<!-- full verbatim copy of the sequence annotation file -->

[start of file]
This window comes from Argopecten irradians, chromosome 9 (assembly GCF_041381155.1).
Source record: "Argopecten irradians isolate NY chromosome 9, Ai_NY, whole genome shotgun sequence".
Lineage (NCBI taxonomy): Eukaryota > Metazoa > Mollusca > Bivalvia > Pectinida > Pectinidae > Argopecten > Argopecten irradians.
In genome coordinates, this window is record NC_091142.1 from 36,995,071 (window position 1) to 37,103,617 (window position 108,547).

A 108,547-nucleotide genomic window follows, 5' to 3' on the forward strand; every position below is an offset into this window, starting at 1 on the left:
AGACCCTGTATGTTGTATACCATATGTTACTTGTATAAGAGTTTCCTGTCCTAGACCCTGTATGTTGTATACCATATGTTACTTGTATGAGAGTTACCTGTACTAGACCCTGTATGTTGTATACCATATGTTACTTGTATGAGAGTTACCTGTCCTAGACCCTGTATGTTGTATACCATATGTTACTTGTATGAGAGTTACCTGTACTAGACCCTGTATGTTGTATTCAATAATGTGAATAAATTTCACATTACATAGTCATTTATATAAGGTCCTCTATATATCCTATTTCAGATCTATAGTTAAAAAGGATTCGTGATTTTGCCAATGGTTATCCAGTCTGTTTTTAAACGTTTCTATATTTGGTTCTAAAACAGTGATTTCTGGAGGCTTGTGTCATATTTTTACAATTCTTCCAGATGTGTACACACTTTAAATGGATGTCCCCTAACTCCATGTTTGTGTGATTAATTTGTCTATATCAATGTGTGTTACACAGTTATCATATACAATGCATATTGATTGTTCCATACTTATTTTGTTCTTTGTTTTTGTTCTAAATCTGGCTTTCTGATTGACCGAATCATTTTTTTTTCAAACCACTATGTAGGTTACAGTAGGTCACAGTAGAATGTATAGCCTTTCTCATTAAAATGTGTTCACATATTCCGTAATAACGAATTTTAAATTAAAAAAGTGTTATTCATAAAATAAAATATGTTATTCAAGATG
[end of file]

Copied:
This window comes from Argopecten irradians, chromosome 9 (assembly GCF_041381155.1).
Source record: "Argopecten irradians isolate NY chromosome 9, Ai_NY, whole genome shotgun sequence".
Lineage (NCBI taxonomy): Eukaryota > Metazoa > Mollusca > Bivalvia > Pectinida > Pectinidae > Argopecten > Argopecten irradians.
In genome coordinates, this window is record NC_091142.1 from 36,995,071 (window position 1) to 37,103,617 (window position 108,547).

A 108,547-nucleotide genomic window follows, 5' to 3' on the forward strand; every position below is an offset into this window, starting at 1 on the left:
AGACCCTGTATGTTGTATACCATATGTTACTTGTATAAGAGTTTCCTGTCCTAGACCCTGTATGTTGTATACCATATGTTACTTGTATGAGAGTTACCTGTACTAGACCCTGTATGTTGTATACCATATGTTACTTGTATGAGAGTTACCTGTCCTAGACCCTGTATGTTGTATACCATATGTTACTTGTATGAGAGTTACCTGTACTAGACCCTGTATGTTGTATTCAATAATGTGAATAAATTTCACATTACATAGTCATTTATATAAGGTCCTCTATATATCCTATTTCAGATCTATAGTTAAAAAGGATTCGTGATTTTGCCAATGGTTATCCAGTCTGTTTTTAAACGTTTCTATATTTGGTTCTAAAACAGTGATTTCTGGAGGCTTGTGTCATATTTTTACAATTCTTCCAGATGTGTACACACTTTAAATGGATGTCCCCTAACTCCATGTTTGTGTGATTAATTTGTCTATATCAATGTGTGTTACACAGTTATCATATACAATGCATATTGATTGTTCCATACTTATTTTGTTCTTTGTTTTTGTTCTAAATCTGGCTTTCTGATTGACCGAATCATTTTTTTTTCAAACCACTATGTAGGTTACAGTAGGTCACAGTAGAATGTATAGCCTTTCTCATTAAAATGTGTTCACATATTCCGTAATAACGAATTTTAAATTAAAAAAGTGTTATTCATAAAATAAAATATGTTATTCAAGATG